'Glass Menagerie' kicks off CTP's 2019 season
“I will speak truth as I see it, without concealment or evasion, and with a fearless unashamed frontal assault upon life.” — Tennessee Williams
When “The Glass Menagerie” came to Broadway in 1944, it was Williams’ first big success. He called it a “memory play,” one that reflected his own unhappy family background. Delicate and shadowy, “The Glass Menagerie” became a poignant classic of American theater, and it is Collaborative Theatre Project’s first offering of its 2019 season.
“We’re trying to bring new shows and new musicals to the Rogue Valley that haven’t been done here before while throwing in some classics that haven’t been seen in a while,” says assistant director Susan Aversa-Orrego.
“The Glass Menagerie” previews Thursday, Jan. 17, opens Friday, Jan. 18, and runs through Sunday, Feb. 10, at CTP, 555 Medford Center, Medford. An opening night gala will be at 6:45 p.m. Friday, and tickets include appetizers and beverages. Curtain is at 7:30 p.m. Thursdays through Saturdays and 1:30 p.m. Sundays. Tickets are $15 for the preview. All other tickets are $25, $20 for seniors and students, and $18 for age 17 and younger. Tickets and information are available at ctpmedford.org, by calling 541-779-1055 or at the box office. Group rates are available.
Lisa-Marie Newton plays Amanda Wingfield, an aging Southern belle who regales her children with talk of her genteel upbringing; Christian Mengel plays Tom, the son whose job at a shoe factory supports the family; and Hazel-Marie Werfel plays the delicate Laura, whose painful shyness is compounded by a leg brace. When Amanda realizes Laura is incapable of completing a business college course she enrolled her daughter in, she becomes determined to find her daughter the right husband. Russell Lloyd directs.
“The play itself is a confession, Lloyd says. “What we’re seeing is in Tom’s memory. It’s metaphorical and somewhat autobiographical. It’s a snapshot of a particular familial situation that had its bumps and issues and how they all survived through it, if they did at all. It’s very interpersonal, and it’s very common to what people do in their lives ... and to each other.”
The characters are memorable. Tom, a frustrated writer, yearns to break out and find adventure on the high seas. Laura, Tom’s sister, is crippled more emotionally than physically. She’s a delicate beauty so vulnerable the world outside crushes her and is now totally isolated. She finds solace in her collection of fragile, glass animals.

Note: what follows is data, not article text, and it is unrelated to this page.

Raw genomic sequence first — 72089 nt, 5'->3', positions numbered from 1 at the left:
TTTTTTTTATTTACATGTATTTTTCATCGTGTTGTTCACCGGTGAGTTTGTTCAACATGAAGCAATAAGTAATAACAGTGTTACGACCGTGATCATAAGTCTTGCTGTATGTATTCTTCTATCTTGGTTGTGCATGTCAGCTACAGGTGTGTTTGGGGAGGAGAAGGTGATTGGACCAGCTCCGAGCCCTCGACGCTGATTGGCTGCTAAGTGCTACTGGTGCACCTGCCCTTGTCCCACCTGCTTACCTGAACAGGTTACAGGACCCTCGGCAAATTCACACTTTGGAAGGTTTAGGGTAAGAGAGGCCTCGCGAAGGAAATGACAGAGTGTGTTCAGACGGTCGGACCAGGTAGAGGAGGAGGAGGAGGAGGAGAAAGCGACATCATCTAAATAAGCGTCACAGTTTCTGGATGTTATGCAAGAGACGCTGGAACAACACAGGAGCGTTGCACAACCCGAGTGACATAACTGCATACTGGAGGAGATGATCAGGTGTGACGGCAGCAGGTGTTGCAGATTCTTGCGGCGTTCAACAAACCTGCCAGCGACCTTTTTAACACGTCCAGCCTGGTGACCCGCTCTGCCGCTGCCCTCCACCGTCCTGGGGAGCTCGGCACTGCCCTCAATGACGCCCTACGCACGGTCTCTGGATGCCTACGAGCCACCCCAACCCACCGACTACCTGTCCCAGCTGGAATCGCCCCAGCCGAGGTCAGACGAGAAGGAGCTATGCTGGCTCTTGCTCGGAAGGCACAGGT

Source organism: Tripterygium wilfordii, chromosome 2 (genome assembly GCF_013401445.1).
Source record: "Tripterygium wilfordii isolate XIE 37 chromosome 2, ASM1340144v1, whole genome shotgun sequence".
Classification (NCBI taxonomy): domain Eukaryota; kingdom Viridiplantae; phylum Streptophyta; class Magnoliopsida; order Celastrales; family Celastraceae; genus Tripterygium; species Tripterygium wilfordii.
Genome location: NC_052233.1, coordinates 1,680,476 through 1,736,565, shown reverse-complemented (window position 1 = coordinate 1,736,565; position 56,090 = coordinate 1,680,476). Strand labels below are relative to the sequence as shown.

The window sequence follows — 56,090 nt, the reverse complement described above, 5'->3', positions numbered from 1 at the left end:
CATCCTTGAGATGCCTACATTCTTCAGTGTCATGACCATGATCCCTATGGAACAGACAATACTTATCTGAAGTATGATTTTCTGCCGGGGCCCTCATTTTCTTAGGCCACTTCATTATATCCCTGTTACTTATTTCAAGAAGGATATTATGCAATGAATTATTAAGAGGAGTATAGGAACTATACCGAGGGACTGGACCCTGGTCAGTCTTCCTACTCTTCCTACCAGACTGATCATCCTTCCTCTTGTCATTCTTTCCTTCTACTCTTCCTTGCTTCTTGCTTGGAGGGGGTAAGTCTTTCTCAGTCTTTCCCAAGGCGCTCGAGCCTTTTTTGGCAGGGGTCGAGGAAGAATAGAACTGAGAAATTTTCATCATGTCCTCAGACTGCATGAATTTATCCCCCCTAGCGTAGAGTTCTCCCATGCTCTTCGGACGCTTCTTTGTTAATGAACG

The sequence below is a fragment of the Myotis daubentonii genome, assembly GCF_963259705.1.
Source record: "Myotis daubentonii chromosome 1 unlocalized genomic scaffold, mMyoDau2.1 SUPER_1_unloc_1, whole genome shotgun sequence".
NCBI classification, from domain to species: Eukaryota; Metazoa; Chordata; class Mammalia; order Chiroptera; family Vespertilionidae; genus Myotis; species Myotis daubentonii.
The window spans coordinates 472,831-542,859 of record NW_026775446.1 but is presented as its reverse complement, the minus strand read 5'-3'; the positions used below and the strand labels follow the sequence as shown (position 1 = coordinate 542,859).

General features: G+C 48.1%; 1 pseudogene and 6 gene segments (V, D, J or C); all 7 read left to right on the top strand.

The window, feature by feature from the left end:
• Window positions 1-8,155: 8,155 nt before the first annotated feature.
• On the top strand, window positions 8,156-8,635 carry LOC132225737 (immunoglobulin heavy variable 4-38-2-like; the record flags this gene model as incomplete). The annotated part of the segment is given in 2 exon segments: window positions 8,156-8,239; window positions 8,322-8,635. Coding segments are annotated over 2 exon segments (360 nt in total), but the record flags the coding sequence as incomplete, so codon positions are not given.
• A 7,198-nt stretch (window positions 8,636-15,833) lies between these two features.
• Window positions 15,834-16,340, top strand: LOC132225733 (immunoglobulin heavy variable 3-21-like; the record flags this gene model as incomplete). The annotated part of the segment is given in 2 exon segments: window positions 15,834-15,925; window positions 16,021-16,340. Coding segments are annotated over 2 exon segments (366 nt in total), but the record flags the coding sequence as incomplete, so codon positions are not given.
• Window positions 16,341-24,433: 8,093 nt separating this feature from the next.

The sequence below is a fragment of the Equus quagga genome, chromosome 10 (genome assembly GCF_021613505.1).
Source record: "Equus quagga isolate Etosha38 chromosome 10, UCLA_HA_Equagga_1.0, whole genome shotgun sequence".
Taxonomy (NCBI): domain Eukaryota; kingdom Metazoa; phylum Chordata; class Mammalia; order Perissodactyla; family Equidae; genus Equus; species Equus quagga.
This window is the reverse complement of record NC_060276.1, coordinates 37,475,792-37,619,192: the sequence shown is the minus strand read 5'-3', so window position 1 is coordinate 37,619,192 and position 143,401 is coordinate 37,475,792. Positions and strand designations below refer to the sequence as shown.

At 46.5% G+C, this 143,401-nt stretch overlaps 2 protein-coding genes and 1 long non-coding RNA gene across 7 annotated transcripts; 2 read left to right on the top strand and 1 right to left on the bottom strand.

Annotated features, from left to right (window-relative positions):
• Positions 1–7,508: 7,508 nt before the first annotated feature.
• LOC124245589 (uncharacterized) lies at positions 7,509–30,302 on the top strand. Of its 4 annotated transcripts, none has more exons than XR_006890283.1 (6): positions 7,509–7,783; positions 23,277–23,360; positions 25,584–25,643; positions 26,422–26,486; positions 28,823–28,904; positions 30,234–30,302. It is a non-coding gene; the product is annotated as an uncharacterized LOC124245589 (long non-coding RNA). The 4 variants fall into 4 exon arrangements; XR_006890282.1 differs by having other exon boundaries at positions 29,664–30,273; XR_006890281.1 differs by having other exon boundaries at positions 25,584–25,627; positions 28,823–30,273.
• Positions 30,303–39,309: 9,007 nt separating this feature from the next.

Amanda, Tom’s mother, feisty and delusional, rules the family.
“She has that inbred pride and strength that keeps her hoping for her children and herself,” Lloyd says. “That’s her constant struggle. This family has love. They want to love, and they do. Then there is the gentleman caller. He is that energetic, hopeful, positive guy. He embodies what he hopes for in the future. Whereas the rest of them, they may have lost hope. They’re just surviving. Sometimes love is not enough.”
William’s production notes for “The Glass Menagerie” stated “Expressionism and all other unconventional techniques in drama have only one valid aim, and that is a closer approach to truth.”
“It’s memory,” Lloyd says. “It’s not realistic in a sense. It’s not sanitized. It’s very brutal. It offers a wide range that an actor can go, and how a story can be told. Mixed in with that, the language is rich with poetry.”
Aversa-Oreggo says this year, CTP will focus a lot more on women and the roles women have in theater.
“Being involved in the theater, as a woman, I really like to see shows that have a strong female presence,” she says.
CTPs first three shows in 2019 — “The Glass Menagerie,” “The Importance of Being Earnest,” and “The Bridges of Madison County” — have substantial roles for women.
Laura Gunderson’s “The Silent Sky” follows. It’s about the first female astronomers at the turn of last century. They were brilliant mathematicians, but they weren’t allowed to use the telescopes. Telescopes were only used by men.
“That’s a wonderful new work, Aversa-Oreggo says. “It’s witty, intelligent and thought-provoking.”
The next is “Death Takes a Holiday,” based on a 1934 film that was redone as the 1998 film, “Meet Joe Black,” with Brad Pitt. Death falls in love, and decides that this beautiful young woman, who should have died in a car accident, is not ready to go to the afterlife.
“It’s clever, warm-hearted, and the music is lovely, Aversa-Oreggo says. “It’s our summer musical. After that, there will be ‘Dancing at Lughnasa,’ by Brian Friel. He’s a Northern Ireland playwright. His work is really distinct and very poetic. It’s a lovely story of family dynamics.”
“The Haunting of Hill House” follows next. There is a Netflix series of the same name. However, this is a new script based on the novel.
“The Snow Queen” will end the season. It is being brought back by popular demand.
There is an impressive lineup of directors, including: Lloyd, Daniel Sessions Stephens, Todd Nielsen, Rick Robinson and Aversa-Orrego.
“Basically, our goal is to do theater that is intriguing, thought-provoking, and, with the new shows, just a little bit different.”
Evalyn Hansen is a writer based in Ashland. Reach her at email@example.com. Visit her blog: ashlandtheater.net.